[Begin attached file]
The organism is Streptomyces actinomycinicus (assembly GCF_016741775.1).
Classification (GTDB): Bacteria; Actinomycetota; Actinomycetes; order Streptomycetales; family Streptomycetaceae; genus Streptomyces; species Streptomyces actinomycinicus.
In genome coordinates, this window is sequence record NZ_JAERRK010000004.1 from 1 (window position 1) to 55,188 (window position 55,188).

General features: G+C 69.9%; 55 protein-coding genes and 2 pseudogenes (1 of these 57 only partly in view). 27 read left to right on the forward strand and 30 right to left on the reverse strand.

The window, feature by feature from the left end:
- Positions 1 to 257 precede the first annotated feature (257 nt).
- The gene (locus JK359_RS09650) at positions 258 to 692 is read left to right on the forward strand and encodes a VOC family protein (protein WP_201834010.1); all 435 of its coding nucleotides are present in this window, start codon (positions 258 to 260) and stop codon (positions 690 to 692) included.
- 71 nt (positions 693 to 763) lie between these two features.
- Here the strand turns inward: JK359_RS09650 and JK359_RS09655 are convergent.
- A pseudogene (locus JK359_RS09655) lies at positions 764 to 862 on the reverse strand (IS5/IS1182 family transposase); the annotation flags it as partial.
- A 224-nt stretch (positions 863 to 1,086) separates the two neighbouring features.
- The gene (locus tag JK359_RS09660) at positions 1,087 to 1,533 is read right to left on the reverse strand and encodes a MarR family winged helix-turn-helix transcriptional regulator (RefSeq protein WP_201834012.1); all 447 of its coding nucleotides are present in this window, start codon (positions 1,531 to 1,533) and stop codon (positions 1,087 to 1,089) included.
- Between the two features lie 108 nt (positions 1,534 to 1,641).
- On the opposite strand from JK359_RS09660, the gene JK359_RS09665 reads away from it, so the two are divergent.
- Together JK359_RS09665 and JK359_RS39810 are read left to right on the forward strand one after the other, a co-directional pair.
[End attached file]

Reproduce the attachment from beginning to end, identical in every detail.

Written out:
The organism is Streptomyces actinomycinicus (assembly GCF_016741775.1).
Classification (GTDB): Bacteria; Actinomycetota; Actinomycetes; order Streptomycetales; family Streptomycetaceae; genus Streptomyces; species Streptomyces actinomycinicus.
In genome coordinates, this window is sequence record NZ_JAERRK010000004.1 from 1 (window position 1) to 55,188 (window position 55,188).

General features: G+C 69.9%; 55 protein-coding genes and 2 pseudogenes (1 of these 57 only partly in view). 27 read left to right on the forward strand and 30 right to left on the reverse strand.

The window, feature by feature from the left end:
- Positions 1 to 257 precede the first annotated feature (257 nt).
- The gene (locus JK359_RS09650) at positions 258 to 692 is read left to right on the forward strand and encodes a VOC family protein (protein WP_201834010.1); all 435 of its coding nucleotides are present in this window, start codon (positions 258 to 260) and stop codon (positions 690 to 692) included.
- 71 nt (positions 693 to 763) lie between these two features.
- Here the strand turns inward: JK359_RS09650 and JK359_RS09655 are convergent.
- A pseudogene (locus JK359_RS09655) lies at positions 764 to 862 on the reverse strand (IS5/IS1182 family transposase); the annotation flags it as partial.
- A 224-nt stretch (positions 863 to 1,086) separates the two neighbouring features.
- The gene (locus tag JK359_RS09660) at positions 1,087 to 1,533 is read right to left on the reverse strand and encodes a MarR family winged helix-turn-helix transcriptional regulator (RefSeq protein WP_201834012.1); all 447 of its coding nucleotides are present in this window, start codon (positions 1,531 to 1,533) and stop codon (positions 1,087 to 1,089) included.
- Between the two features lie 108 nt (positions 1,534 to 1,641).
- On the opposite strand from JK359_RS09660, the gene JK359_RS09665 reads away from it, so the two are divergent.
- Together JK359_RS09665 and JK359_RS39810 are read left to right on the forward strand one after the other, a co-directional pair.